Over the years, the conversation around whether or not art inspires violence has been as passionately debated as religion and politics. Random Acts of Violence hones in on that conversation, hoping to add more to an already-complicated debate. The film follows artist and writer Todd Walkley (Jesse Williams) and his small publishing team as they road trip across America to do the final press tour for his comic, Slasherman. Joining them is Todd’s girlfriend, Kathy (Jordana Brewster), who sees things just a little bit differently than the rest of them.
Much of the general public struggle with Todd’s comics. While a serial killer protagonist works out for comics like Johnny the Homicidal Maniac, it only does so because said stories go out of their way to be ridiculous. Slasherman plays things straight, following a very real serial killer’s series of murders before he disappeared without ever being captured.
While Todd, his publisher Ezra (Jay Baruchel) and assistant Hannah (Aviva Mongillo) all find themselves passionate about the Slasherman and his legacy, Kathy’s focus is all on the stories of the victims. Things quickly start to break down between them as their quest for press and the perfect ending is interrupted by the real Slasherman’s resurfacing.
Random Acts of Violence was introduced as a conversation piece. While it wants to say a lot, it doesn’t really bring anything fresh to the table. Both Todd and Kathy are presented as two extremes, resulting in both characters being frustrating in their own right. But, while the movie doesn’t really have much to say, it does manage to succeed in the gore department. The Slasherman’s first attack starts erratic and conflicted, then immediately shifts into high gear as his victims desperately try to escape his knife. The movie then keeps the blood coming for the rest of its short runtime, illustrating some solid work from Random Acts of Violence’s makeup department.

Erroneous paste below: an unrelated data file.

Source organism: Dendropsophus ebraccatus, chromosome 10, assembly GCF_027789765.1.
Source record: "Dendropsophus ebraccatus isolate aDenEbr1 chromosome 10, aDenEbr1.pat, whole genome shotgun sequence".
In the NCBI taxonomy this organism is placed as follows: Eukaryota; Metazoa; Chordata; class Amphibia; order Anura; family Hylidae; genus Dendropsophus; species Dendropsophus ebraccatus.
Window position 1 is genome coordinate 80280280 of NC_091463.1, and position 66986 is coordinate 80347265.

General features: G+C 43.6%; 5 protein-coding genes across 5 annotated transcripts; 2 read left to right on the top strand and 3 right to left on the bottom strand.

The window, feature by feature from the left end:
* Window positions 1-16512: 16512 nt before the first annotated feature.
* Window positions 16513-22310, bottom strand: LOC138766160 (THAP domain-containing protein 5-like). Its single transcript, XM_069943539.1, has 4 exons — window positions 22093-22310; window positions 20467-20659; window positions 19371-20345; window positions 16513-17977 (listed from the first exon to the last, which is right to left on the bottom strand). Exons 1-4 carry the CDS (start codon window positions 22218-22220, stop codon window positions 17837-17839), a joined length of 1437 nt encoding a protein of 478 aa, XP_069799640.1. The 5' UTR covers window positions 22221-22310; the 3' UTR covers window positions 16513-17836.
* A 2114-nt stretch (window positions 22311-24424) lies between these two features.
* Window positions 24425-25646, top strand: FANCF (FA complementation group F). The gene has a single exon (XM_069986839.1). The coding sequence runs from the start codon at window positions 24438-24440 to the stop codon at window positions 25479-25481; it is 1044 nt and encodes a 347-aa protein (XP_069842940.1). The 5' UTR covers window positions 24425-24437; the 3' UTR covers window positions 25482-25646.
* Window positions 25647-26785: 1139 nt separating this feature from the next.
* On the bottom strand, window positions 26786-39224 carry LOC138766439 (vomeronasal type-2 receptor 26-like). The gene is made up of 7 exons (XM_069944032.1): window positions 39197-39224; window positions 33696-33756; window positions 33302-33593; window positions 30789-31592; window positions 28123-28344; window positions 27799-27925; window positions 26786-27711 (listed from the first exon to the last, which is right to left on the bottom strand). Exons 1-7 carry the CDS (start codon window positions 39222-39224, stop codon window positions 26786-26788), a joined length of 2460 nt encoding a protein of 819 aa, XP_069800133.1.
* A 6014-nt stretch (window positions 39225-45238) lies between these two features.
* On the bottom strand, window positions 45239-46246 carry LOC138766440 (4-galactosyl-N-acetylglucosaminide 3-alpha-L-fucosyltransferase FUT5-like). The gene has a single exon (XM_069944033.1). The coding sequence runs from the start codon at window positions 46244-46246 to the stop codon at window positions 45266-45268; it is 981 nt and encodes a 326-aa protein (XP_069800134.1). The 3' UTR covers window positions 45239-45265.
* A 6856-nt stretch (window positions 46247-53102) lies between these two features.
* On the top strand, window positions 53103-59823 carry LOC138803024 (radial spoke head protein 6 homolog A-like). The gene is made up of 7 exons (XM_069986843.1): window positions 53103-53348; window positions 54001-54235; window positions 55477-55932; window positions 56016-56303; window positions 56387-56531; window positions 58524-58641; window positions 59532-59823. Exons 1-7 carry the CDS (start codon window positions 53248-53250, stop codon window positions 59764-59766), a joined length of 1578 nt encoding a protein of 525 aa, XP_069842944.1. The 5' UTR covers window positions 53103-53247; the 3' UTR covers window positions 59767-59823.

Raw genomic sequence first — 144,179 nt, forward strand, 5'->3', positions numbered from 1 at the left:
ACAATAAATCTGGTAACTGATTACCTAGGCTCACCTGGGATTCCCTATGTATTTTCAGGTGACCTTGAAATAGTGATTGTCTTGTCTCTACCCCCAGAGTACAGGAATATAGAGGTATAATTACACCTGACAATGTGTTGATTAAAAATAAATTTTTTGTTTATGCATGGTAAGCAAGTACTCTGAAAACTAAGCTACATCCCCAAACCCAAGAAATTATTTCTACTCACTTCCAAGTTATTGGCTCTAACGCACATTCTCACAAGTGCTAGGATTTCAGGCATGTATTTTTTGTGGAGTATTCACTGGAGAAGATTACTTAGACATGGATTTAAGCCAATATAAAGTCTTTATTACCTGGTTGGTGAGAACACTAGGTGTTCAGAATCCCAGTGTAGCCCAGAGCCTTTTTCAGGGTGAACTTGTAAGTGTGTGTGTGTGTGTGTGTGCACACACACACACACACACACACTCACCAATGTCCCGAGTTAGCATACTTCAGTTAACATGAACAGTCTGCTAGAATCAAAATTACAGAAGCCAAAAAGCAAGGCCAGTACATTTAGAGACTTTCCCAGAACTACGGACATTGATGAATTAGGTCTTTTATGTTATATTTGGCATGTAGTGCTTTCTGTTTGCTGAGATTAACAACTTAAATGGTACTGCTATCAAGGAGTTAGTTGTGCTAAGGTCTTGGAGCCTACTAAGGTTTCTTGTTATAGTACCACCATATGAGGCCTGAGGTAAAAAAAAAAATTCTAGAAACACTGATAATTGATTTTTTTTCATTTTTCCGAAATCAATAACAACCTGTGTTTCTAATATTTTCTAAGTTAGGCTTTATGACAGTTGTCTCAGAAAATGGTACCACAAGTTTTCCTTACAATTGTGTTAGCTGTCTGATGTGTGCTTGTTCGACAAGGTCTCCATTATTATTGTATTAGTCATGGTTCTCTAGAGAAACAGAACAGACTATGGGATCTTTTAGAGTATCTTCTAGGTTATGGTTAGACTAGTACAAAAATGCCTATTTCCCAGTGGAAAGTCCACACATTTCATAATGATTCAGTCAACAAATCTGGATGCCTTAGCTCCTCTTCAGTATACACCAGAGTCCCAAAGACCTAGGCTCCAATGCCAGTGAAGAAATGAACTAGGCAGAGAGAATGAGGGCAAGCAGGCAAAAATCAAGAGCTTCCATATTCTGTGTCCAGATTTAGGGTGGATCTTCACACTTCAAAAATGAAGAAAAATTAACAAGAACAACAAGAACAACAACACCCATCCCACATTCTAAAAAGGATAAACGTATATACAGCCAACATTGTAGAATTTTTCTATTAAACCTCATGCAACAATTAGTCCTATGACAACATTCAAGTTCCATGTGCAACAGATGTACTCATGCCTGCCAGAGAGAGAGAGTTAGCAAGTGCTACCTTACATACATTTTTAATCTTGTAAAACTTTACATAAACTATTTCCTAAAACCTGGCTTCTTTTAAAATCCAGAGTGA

Though the movie doesn’t seem to say what it set out to, it’s worth acknowledging how well something that intended to present the art behind the mayhem portrays itself. The lighting is done well from start to finish, playing with reds and greens throughout. Those colors have a specific intent, tying things back to a traumatic experience of Todd’s past that forever tied his story to the Slasherman’s.
Random Acts of Violence may not say anything new, but it’s quick, bloody, and brimming with some genuinely solid practical effects. Avoid if squeamish, hug your dog, and maybe look away for a couple scenes if the phrase “gut garland” makes you make a face.